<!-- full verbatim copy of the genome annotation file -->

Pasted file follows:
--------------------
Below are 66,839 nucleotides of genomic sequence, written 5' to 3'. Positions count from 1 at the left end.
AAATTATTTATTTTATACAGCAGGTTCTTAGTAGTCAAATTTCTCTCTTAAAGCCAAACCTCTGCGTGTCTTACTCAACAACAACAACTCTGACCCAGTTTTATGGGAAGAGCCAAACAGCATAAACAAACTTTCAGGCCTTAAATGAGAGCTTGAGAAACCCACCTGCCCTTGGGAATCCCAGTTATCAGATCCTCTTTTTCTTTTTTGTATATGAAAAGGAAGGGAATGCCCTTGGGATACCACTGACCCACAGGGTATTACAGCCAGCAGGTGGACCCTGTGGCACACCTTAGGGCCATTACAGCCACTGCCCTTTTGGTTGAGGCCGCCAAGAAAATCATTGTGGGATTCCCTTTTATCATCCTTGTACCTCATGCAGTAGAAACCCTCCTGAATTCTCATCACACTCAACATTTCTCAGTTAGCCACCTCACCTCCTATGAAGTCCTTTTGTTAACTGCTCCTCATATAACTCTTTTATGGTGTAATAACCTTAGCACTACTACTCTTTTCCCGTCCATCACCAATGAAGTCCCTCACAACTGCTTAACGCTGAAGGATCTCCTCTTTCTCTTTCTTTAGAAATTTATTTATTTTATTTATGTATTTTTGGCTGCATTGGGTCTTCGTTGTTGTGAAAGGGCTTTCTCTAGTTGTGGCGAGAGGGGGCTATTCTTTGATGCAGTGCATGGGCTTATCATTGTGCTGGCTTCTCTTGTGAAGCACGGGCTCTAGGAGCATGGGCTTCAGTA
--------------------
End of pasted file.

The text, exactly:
Below are 66,839 nucleotides of genomic sequence, written 5' to 3'. Positions count from 1 at the left end.
AAATTATTTATTTTATACAGCAGGTTCTTAGTAGTCAAATTTCTCTCTTAAAGCCAAACCTCTGCGTGTCTTACTCAACAACAACAACTCTGACCCAGTTTTATGGGAAGAGCCAAACAGCATAAACAAACTTTCAGGCCTTAAATGAGAGCTTGAGAAACCCACCTGCCCTTGGGAATCCCAGTTATCAGATCCTCTTTTTCTTTTTTGTATATGAAAAGGAAGGGAATGCCCTTGGGATACCACTGACCCACAGGGTATTACAGCCAGCAGGTGGACCCTGTGGCACACCTTAGGGCCATTACAGCCACTGCCCTTTTGGTTGAGGCCGCCAAGAAAATCATTGTGGGATTCCCTTTTATCATCCTTGTACCTCATGCAGTAGAAACCCTCCTGAATTCTCATCACACTCAACATTTCTCAGTTAGCCACCTCACCTCCTATGAAGTCCTTTTGTTAACTGCTCCTCATATAACTCTTTTATGGTGTAATAACCTTAGCACTACTACTCTTTTCCCGTCCATCACCAATGAAGTCCCTCACAACTGCTTAACGCTGAAGGATCTCCTCTTTCTCTTTCTTTAGAAATTTATTTATTTTATTTATGTATTTTTGGCTGCATTGGGTCTTCGTTGTTGTGAAAGGGCTTTCTCTAGTTGTGGCGAGAGGGGGCTATTCTTTGATGCAGTGCATGGGCTTATCATTGTGCTGGCTTCTCTTGTGAAGCACGGGCTCTAGGAGCATGGGCTTCAGTA